Arsenic, Nrf2 and Autophagy Dysfunction in Type II Diabetes

Project: Research project

Grant Details


Project Summary Chronic arsenic exposure is a worldwide public health concern correlated with an increasedrisk of developing certain types of cancer, as well as metabolic diseases including type II diabetes.Arsenic-linked type II diabetes has recently been shown among populations in the United States,Mexico, Canada, Taiwan, and Bangladesh. We have previously reported that low, environmentallyrelevant doses of arsenic block autophagy at a later stage. Autophagy is a key cellular degradationpathway and autophagic dysfunction is thought to be an integral part of pathogenic changes thatoccur in adipocytes, ?-islet cells, hepatocytes, skeletal muscle, and kidney mesangial cells duringdiabetes progression. We have also shown that dysregulation of the autophagy pathway results inprolonged activation of the key antioxidant transcription factor nuclear factor erytheroid-derived-2-like2 (Nrf2). Nrf2, which is normally bound and degraded in the cytosol by Kelch-like ECH-associatedprotein 1 (Keap1), is upregulated at the protein level following oxidative modification of Keap1(Keap1-C151 dependent, canonical) or by sequestration of Keap1 into autophagosomes duringautophagy dysfunction (p62-dependent, non-canonical). While controlled Nrf2 activation through thecanonical mechanism is protective, prolonged non-canonical activation of Nrf2 causes cellulardysfunction and tissue damage, indicative of a ?dark side? to Nrf2. Therefore, we hypothesize thatthe prolonged activation of Nrf2, resulting from arsenic-mediated blockage of autophagy flux,is essential for arsenic in promoting type II diabetes. This hypothesis is supported by thefollowing evidence: 1) chronic arsenic exposure decreases glucose uptake and insulin signaling in3T3-L1 adipocytes, 2) Keap11 KD/Lepob/ob mice, a genetic mouse model for diabetes with persistentNrf2 activation, display impaired adipogenesis, as well as decreased insulin sensitivity and glucosetolerance compared to Lepob/ob controls, and 3) ?-cell specific knockdown of Atg7, a key autophagyinitiation protein, results in increased levels of p62 and poly-ubiquitinated proteins, accompanied by ?-cell loss and decreased insulin production. We have generated a large amount of data indicating that arsenic blocks autophagy at theautophagosome-lysosome fusion step. Three core SNARE proteins Stx17, SNAP29, and VAMP8mediate fusion, with SNAP29 mediating the interaction between Stx17 on the outer autophagosomalmembrane and VAMP8 on the lysosomal membrane. We believe that genetic ablation of any of thesethree fusion proteins will hinder autophagosome-lysosome fusion and result in prolonged Nrf2activation, which will mimic the effect of arsenic in promoting type II diabetes. Therefore, we proposeto: Aim 1: Determine the molecular mechanism by which arsenic blocks autophagosome-lysosome fusion, leading to prolonged Nrf2 activation. Aim 2: Determine if prolonged Nrf2 activation resulting from autophagic dysfunctioninduces metabolic reprogramming in muscle, kidney, pancreas, liver and fat cells. Aim 3: Determine if autophagy dysfunction and prolonged Nrf2 activation phenocopyarsenic in exacerbating insulin resistance, obesity, and diabetic nephropathy using type IIdiabetes models in SNAP29f/f, Nrf2-/-, and SNAP29f/f/Nrf2-/- mice. Impact: A detailed and thorough understanding of autophagy dysfunction and the prolongedactivation of Nrf2 in arsenic-induced metabolic disease will prove extremely valuable in the generationof preventive and therapeutic strategies, as well as in the identification of biomarkers, for thepopulations at risk.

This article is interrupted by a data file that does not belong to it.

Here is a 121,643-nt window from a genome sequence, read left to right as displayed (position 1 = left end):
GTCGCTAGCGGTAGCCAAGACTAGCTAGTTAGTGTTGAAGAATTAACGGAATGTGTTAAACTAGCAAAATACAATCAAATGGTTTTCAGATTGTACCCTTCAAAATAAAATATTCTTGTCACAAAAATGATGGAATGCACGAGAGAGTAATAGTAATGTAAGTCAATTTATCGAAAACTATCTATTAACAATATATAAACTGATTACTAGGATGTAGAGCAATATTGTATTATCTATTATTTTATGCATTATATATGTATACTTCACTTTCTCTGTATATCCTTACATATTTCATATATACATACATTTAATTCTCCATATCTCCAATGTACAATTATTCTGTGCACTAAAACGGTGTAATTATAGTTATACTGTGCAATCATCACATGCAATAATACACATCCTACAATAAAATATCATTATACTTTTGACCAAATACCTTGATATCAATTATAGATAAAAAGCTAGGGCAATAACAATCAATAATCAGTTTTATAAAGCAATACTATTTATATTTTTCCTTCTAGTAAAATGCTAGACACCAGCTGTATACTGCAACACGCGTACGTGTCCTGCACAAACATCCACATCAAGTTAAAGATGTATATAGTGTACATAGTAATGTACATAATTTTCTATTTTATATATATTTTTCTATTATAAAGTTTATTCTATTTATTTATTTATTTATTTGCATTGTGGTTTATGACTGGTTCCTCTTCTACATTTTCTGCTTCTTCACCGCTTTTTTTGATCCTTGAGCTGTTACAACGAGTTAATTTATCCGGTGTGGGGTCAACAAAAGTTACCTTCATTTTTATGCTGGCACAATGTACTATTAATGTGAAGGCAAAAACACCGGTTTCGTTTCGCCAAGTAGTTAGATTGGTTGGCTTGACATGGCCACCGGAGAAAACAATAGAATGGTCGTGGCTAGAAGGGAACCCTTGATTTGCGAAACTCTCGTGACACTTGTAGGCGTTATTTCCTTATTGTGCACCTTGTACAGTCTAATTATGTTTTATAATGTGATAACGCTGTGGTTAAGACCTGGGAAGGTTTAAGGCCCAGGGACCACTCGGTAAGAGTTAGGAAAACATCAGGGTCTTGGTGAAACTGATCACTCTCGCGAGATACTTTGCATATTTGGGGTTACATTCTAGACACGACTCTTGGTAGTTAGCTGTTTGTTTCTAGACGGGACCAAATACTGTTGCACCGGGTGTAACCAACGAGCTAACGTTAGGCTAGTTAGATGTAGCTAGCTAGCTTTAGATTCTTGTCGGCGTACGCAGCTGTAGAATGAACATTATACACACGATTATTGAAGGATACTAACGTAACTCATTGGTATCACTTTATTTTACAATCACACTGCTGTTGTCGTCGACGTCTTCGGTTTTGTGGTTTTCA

Effective start/end date7/15/166/30/20


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